On the converse, I have a friend who recently cycled in Abuja. Even though she wasn’t responding properly, her doctors continued with the cycle. They got only 2 eggs from her, just 1 fertilized, and that single 1 was transferred. She hadn’t done much reading or research beforehand, so she was satisfied with this. Unfortunately, the cycle failed. She only told me about what happened afterwards, and I was so furious with her clinic. They knew she wasn’t responding well, but yet went ahead anyway, knowing fully well that the cycle was very likely to fail…leaving her almost N2 million in the hole.
Someone else I know, during her review meeting after a failed cycle, was informed that she had bald patches in her uterus, which had affected implantation. Apart from the fact that it was the first time either of us was hearing of such a thing. It left me wondering why they left this very important piece of information for after the cycle, instead of sharing it with her beforehand. After all, it was during the pre-treatment screening they had identified these so-called patches. But no, they allowed her continue, and after spending over N1 million, they were telling her about patches! Now, they are harassing her again, to come and spend another N1 million plus, on the frozen transfer of her embryos. Can you imagine that?
A member of our community had a failed cycle, and I was appalled to find out that not one single test had been carried out beforehand, to check her ovarian function. The doctors had no idea of what kind of egg quality she had, what her ovarian reserve was, nothing! Instead, they just put her on a protocol and sent her on her merry way. Whereas, the norm is for these factors to be confirmed, in order for the clinic to know what the best course of treatment is, and even if one should consider donor eggs to begin with. It is cruel not to check these things, but yet allow couples waste hard-earned money on cycles that will go nowhere!
And then we have the group of clinics I like to call ‘wayo clinics’. Always on one promo or the other! They offer rock bottom prices, that send people there in their droves. One of such clinics has an ongoing promo, with the cost for IVF literally half what it is in most other places. Like bees to a honeypot, couples hoping to save money are lured there and, 9 out of 10 times, have nothing to show for it at the end of the day. I went to check out one of these clinics in Ikeja last year, and I kid you not when I say I got there, and there was blackout in the place. As in, no light! It was when we were there that the receptionist sluggishly went to switch on what sounded like a small petrol generator, 5KVA at best! This is a hospital that is supposed to be storing embryos! Tomorrow, they will be telling the women “We did the best we could”, whereas the embryos never stood a chance from the beginning! Like I was telling someone I know, no matter how cheap these promos are, it’s still a lot of money to throw away.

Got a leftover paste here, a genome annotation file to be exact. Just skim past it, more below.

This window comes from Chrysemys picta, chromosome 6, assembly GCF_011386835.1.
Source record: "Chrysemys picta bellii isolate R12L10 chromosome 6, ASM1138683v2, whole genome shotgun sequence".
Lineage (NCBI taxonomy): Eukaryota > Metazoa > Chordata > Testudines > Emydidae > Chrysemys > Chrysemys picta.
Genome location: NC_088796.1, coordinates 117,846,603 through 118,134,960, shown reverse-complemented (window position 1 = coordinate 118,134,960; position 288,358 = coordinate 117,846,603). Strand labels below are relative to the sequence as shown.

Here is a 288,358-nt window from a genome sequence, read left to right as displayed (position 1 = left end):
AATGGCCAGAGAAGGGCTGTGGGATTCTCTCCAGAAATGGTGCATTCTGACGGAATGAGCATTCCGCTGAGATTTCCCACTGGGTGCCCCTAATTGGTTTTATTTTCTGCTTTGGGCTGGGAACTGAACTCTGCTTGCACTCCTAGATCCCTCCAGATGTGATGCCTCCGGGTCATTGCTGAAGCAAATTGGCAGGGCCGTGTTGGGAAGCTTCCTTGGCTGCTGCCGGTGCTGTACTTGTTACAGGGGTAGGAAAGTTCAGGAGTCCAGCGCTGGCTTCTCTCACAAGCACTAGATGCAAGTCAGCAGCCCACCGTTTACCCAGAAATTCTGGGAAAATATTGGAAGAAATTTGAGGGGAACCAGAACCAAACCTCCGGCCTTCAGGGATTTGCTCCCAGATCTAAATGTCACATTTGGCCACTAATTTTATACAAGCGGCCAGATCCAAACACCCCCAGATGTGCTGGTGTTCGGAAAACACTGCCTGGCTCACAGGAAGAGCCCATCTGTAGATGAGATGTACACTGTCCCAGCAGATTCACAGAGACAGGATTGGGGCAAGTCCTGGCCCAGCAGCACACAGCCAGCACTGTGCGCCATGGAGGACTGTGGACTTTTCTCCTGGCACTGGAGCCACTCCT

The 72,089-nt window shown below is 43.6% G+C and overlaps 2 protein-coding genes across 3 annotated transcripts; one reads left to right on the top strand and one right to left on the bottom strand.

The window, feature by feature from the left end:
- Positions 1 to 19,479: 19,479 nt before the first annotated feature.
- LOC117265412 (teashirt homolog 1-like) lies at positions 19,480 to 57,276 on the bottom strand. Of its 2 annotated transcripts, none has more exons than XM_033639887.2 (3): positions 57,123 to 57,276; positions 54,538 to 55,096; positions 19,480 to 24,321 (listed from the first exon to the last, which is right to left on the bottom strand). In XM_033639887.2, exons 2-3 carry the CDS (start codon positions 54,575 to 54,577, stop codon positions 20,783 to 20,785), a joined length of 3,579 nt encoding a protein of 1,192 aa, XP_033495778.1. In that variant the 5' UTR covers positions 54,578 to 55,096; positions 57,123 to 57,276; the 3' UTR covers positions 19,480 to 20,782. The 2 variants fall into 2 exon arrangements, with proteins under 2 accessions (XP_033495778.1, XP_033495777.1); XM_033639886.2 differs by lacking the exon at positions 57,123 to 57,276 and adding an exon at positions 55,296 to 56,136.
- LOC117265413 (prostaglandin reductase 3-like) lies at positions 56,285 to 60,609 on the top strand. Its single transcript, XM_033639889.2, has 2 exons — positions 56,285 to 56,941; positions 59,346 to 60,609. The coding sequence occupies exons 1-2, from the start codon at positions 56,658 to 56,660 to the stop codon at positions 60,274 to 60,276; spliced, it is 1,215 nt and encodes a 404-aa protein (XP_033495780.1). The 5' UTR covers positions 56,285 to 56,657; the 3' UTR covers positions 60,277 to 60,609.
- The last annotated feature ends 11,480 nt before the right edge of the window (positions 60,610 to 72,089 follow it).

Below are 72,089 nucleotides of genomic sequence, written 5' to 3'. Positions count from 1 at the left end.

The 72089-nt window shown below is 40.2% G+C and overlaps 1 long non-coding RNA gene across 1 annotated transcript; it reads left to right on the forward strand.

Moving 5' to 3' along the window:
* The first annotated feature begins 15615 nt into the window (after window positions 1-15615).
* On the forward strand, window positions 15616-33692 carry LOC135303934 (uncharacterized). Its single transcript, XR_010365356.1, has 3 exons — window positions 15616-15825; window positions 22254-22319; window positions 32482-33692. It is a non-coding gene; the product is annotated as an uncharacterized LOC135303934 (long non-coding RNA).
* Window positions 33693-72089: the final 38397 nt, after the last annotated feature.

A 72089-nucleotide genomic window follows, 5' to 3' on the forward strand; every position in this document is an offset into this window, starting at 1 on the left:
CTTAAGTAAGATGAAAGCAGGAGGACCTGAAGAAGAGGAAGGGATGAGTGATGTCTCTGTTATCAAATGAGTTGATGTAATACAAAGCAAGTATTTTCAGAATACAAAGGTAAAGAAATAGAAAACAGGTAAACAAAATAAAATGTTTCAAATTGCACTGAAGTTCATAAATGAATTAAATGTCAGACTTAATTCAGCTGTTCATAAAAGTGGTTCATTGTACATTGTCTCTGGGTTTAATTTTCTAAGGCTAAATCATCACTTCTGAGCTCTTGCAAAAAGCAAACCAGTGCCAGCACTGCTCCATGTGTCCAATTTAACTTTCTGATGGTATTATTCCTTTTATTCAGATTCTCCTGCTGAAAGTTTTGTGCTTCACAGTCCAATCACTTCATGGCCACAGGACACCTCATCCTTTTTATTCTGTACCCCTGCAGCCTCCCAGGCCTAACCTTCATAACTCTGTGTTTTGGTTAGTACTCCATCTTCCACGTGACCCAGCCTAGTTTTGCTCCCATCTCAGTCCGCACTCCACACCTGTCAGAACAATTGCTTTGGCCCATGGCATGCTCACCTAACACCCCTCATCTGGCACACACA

Thankfully, all is not lost, and there are quite a few clinics that hold themselves to the highest ethical standards, in addition to keeping themselves always abreast of advancements in technology. My partner and I visited one of these clinics in Lekki Phase 1, and we were blown away when we were given a tour of the facility. Their embryology unit can stand side-by-side with the best of the world. Another clinic in Dolphin Estate has also kept itself up to date, and has maintained the best of standards. And the same also goes for a few others.
The only way out of this conundrum is for us to remain educated. If you are considering IVF, or assisted reproduction in general, read, read, read! You have to keep yourself informed about everything you are doing, about possible outcomes, about what you can or can’t do, about everything! It’s unfortunate choosing to stay ignorant, never mind the fortune you are already paying. Ignorance, especially in this case, is way too expensive, and should not even be a consideration.
To the ladies about to start IVF cycles, please, ask questions. No question is a dumb one. Educate yourself. And to the ladies with a few failed cycles under their belts, my heart goes out to you. Before you commence another cycle, be sure that your clinic runs all the tests they should, to check for ovarian function and uterine condition. Ask your doctor if you need to take any meds to boost your egg quality. Even if you don’t, make sure you eat right and overhaul your lifestyle, as one can really never be too healthy.
Before you opt for a blastocyst transfer, my sister, be sure the clinic has the capacity. It is sweet for them to collect the money, but not all of them can deliver.
Baby dust to all!